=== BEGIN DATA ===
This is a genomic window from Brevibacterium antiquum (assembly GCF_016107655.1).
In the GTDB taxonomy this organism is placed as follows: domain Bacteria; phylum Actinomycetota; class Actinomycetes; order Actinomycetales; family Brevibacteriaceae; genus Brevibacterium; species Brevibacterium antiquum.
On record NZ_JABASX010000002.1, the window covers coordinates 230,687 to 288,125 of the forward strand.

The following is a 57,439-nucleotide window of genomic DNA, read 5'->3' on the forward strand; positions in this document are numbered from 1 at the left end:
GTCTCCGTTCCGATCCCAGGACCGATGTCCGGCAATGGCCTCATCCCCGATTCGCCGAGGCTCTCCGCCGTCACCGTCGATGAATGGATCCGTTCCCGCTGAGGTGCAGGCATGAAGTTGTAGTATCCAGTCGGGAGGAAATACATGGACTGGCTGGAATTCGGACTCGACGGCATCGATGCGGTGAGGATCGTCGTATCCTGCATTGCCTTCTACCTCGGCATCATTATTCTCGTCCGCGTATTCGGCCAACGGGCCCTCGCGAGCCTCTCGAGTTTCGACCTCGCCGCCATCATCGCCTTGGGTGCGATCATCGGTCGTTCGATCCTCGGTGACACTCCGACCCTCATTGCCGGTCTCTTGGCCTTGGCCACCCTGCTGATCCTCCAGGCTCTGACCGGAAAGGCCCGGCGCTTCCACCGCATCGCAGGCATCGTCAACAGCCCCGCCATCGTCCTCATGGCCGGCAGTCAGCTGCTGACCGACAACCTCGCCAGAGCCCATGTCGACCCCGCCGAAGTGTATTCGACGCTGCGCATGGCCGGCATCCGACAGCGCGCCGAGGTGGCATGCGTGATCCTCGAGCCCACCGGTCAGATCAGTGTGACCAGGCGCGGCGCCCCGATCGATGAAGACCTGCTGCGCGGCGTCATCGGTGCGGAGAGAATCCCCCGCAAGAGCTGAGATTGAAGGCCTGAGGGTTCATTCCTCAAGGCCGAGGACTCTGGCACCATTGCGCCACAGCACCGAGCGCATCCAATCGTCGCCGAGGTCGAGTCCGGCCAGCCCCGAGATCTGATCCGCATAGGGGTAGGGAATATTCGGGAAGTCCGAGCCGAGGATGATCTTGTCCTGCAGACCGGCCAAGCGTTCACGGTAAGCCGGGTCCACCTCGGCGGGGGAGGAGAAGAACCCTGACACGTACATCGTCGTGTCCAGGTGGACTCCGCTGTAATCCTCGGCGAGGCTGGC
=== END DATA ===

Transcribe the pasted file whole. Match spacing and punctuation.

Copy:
This is a genomic window from Brevibacterium antiquum (assembly GCF_016107655.1).
In the GTDB taxonomy this organism is placed as follows: domain Bacteria; phylum Actinomycetota; class Actinomycetes; order Actinomycetales; family Brevibacteriaceae; genus Brevibacterium; species Brevibacterium antiquum.
On record NZ_JABASX010000002.1, the window covers coordinates 230,687 to 288,125 of the forward strand.

The following is a 57,439-nucleotide window of genomic DNA, read 5'->3' on the forward strand; positions in this document are numbered from 1 at the left end:
GTCTCCGTTCCGATCCCAGGACCGATGTCCGGCAATGGCCTCATCCCCGATTCGCCGAGGCTCTCCGCCGTCACCGTCGATGAATGGATCCGTTCCCGCTGAGGTGCAGGCATGAAGTTGTAGTATCCAGTCGGGAGGAAATACATGGACTGGCTGGAATTCGGACTCGACGGCATCGATGCGGTGAGGATCGTCGTATCCTGCATTGCCTTCTACCTCGGCATCATTATTCTCGTCCGCGTATTCGGCCAACGGGCCCTCGCGAGCCTCTCGAGTTTCGACCTCGCCGCCATCATCGCCTTGGGTGCGATCATCGGTCGTTCGATCCTCGGTGACACTCCGACCCTCATTGCCGGTCTCTTGGCCTTGGCCACCCTGCTGATCCTCCAGGCTCTGACCGGAAAGGCCCGGCGCTTCCACCGCATCGCAGGCATCGTCAACAGCCCCGCCATCGTCCTCATGGCCGGCAGTCAGCTGCTGACCGACAACCTCGCCAGAGCCCATGTCGACCCCGCCGAAGTGTATTCGACGCTGCGCATGGCCGGCATCCGACAGCGCGCCGAGGTGGCATGCGTGATCCTCGAGCCCACCGGTCAGATCAGTGTGACCAGGCGCGGCGCCCCGATCGATGAAGACCTGCTGCGCGGCGTCATCGGTGCGGAGAGAATCCCCCGCAAGAGCTGAGATTGAAGGCCTGAGGGTTCATTCCTCAAGGCCGAGGACTCTGGCACCATTGCGCCACAGCACCGAGCGCATCCAATCGTCGCCGAGGTCGAGTCCGGCCAGCCCCGAGATCTGATCCGCATAGGGGTAGGGAATATTCGGGAAGTCCGAGCCGAGGATGATCTTGTCCTGCAGACCGGCCAAGCGTTCACGGTAAGCCGGGTCCACCTCGGCGGGGGAGGAGAAGAACCCTGACACGTACATCGTCGTGTCCAGGTGGACTCCGCTGTAATCCTCGGCGAGGCTGGC